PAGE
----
Quoting Adrian Schröter <adrian(a)suse.de>de>:
Just to draw a picture, such transactions could be
similar to what we do
with maintenance updates. There could be
projects. realease managers would sort the submit requests into them.
is just for binutils & gcc update. It is currently building all factory
packages to see if it has an effect.
contains random leaf packages. not much changed, but you still wait for
live cd builds to see if the new packages may make them to big.
got an KDE 4.99 update plus some qt packages. Build is finished,
fine. Could be merged into openSUSE:Factory.
Surely an approach, but timing wise you'll probably get really a low
Based on above, think about this 'failure scenario' (is reall.. seen this!):
Staging:103 is busy fixing all packages that fall out with the new
GCC.. => 100% builds (which does not even mean it works! but well)
Staging:105 updates the entire Qt/KDE Stack... BUT: it's never tested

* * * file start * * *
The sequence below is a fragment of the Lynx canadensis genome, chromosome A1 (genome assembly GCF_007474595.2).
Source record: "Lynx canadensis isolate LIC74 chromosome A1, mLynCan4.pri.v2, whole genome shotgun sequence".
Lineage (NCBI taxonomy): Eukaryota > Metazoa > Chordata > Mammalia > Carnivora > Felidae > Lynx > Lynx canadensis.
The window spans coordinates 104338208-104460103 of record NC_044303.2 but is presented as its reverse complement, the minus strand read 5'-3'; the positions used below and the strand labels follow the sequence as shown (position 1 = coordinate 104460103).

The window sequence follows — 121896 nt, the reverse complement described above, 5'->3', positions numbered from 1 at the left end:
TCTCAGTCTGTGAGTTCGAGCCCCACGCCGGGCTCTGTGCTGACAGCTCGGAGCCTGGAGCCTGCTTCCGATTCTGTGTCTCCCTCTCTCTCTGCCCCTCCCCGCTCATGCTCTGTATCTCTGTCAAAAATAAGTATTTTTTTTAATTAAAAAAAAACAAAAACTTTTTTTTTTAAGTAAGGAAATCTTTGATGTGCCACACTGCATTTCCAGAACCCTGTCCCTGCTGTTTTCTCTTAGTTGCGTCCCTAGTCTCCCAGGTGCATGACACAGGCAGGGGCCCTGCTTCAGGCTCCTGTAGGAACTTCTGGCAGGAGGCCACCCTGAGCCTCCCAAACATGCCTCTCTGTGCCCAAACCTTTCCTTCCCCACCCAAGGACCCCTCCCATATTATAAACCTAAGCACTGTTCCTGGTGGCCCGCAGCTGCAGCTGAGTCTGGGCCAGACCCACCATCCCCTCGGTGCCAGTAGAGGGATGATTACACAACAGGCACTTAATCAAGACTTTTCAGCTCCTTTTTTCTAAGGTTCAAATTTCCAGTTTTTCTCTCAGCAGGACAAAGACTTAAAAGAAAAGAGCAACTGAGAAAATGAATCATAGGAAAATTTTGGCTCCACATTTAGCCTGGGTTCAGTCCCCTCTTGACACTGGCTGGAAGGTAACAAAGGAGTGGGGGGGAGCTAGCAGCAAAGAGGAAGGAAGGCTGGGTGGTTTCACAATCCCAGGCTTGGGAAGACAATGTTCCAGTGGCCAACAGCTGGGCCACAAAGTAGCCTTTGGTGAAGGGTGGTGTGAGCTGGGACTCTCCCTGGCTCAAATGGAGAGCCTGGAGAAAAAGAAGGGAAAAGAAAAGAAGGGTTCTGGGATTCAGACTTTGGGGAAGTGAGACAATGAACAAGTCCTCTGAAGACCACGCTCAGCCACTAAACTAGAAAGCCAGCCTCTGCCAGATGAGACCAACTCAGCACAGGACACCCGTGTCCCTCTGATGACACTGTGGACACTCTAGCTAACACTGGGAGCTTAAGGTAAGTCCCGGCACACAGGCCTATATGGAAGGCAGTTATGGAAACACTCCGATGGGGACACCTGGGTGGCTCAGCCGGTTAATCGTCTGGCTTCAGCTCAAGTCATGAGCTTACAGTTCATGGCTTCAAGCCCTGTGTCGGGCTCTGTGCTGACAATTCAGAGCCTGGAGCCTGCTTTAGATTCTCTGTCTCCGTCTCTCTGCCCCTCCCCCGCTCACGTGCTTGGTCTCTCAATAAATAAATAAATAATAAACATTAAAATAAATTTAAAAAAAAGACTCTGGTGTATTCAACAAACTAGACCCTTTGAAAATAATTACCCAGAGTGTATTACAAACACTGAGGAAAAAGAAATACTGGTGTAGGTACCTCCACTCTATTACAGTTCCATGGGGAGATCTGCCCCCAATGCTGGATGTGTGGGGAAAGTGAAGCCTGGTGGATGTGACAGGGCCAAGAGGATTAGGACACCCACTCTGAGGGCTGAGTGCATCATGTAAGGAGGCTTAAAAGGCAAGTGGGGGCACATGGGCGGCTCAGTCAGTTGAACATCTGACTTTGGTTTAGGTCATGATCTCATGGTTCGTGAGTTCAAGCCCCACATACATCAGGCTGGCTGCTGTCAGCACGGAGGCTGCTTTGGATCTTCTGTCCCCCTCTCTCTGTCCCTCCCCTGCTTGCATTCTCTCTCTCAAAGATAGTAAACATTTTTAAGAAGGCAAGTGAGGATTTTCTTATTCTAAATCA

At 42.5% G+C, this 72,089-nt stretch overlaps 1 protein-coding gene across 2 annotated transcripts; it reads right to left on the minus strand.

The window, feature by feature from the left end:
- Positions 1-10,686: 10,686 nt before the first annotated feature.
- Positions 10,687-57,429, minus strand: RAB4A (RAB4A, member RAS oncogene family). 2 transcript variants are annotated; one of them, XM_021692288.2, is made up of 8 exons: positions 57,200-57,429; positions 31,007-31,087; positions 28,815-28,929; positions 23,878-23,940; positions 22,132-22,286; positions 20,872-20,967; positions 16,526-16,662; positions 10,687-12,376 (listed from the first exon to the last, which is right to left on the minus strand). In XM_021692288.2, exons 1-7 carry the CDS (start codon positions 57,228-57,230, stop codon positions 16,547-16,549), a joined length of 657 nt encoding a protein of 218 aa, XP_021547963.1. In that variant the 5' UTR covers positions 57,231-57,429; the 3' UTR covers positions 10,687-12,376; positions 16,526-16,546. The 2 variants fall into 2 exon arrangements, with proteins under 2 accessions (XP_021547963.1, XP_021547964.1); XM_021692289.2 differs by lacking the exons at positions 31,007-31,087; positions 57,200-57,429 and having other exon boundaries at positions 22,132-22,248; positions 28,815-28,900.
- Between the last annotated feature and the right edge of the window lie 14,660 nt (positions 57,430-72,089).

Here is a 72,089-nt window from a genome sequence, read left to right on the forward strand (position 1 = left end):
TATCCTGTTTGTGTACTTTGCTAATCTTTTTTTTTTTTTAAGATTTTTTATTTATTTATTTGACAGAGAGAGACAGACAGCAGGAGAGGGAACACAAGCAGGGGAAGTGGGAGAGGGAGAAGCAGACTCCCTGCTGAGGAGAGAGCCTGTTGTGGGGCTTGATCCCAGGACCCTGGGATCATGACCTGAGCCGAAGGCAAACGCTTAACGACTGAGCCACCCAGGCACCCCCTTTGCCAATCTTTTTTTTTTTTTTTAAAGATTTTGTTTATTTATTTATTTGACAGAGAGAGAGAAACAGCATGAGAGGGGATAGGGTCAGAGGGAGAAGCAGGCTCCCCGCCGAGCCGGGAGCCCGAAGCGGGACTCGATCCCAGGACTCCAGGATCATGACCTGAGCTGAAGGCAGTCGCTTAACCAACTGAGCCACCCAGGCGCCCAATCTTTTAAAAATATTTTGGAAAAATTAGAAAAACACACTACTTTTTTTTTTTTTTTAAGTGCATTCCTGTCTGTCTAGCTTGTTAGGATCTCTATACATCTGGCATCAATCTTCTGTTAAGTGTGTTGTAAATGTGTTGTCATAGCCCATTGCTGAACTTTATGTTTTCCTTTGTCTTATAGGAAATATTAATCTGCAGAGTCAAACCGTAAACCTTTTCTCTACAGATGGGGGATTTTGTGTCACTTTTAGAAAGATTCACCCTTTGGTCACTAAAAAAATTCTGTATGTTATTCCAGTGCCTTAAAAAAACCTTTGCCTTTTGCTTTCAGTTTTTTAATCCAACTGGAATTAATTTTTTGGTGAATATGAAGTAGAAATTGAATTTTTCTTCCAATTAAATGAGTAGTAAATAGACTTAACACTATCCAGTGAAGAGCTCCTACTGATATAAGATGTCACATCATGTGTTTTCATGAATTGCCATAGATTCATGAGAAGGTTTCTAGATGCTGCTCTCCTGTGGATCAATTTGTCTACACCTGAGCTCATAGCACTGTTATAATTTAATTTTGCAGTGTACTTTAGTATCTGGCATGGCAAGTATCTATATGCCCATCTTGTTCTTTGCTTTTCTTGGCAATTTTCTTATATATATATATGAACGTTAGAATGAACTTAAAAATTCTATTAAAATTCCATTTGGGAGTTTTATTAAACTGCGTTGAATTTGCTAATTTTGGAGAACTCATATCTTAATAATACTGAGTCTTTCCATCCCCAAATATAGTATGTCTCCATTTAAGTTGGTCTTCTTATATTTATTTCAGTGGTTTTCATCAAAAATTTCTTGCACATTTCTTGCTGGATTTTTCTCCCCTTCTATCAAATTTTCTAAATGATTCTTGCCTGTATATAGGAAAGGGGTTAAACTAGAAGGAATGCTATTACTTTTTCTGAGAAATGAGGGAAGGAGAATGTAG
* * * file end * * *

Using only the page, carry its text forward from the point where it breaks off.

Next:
against gcc version++;
So even if Staging:103 AND Staging:105 BOTH are 100% green, you CAN
NOT accept them together.. at least a full rebuild cycle after taking
'one of the two' in is required. Whichever you prefer: the 2nd one
will feel 'really bad' for having to fix stuff that was not broken
before; or worse: having to REFIX packages they fixed before the other
update came in.
Going through devel projects will also be a pain: a 'fix' for gcc
version++ on Qt for example needs to get quickly into Staging:103; but
it needs also to be in Staging:105 ASAP, to make sure it won't break.
This example is SIMPLE to identify... Others are less obvious.
I don't think this 'every big thing needs to go through staging' will
help a lot to be honest. What we need more than ever is actually
really people taking their packages serious! And communication about
possible breakings. Like when we updated glib for example:
communication upfront by the team updating it.. and actively
supporting 'other packages failing due to that' (the factory status
page helps a lot in giving an overview why something failed). But
don't expect that one person can fix all the rest because he's
updating one package... you might loose that one contributor taking
care of a few packages and being willing to help fix others, if he
feels he's *responsible* for all the other failings.
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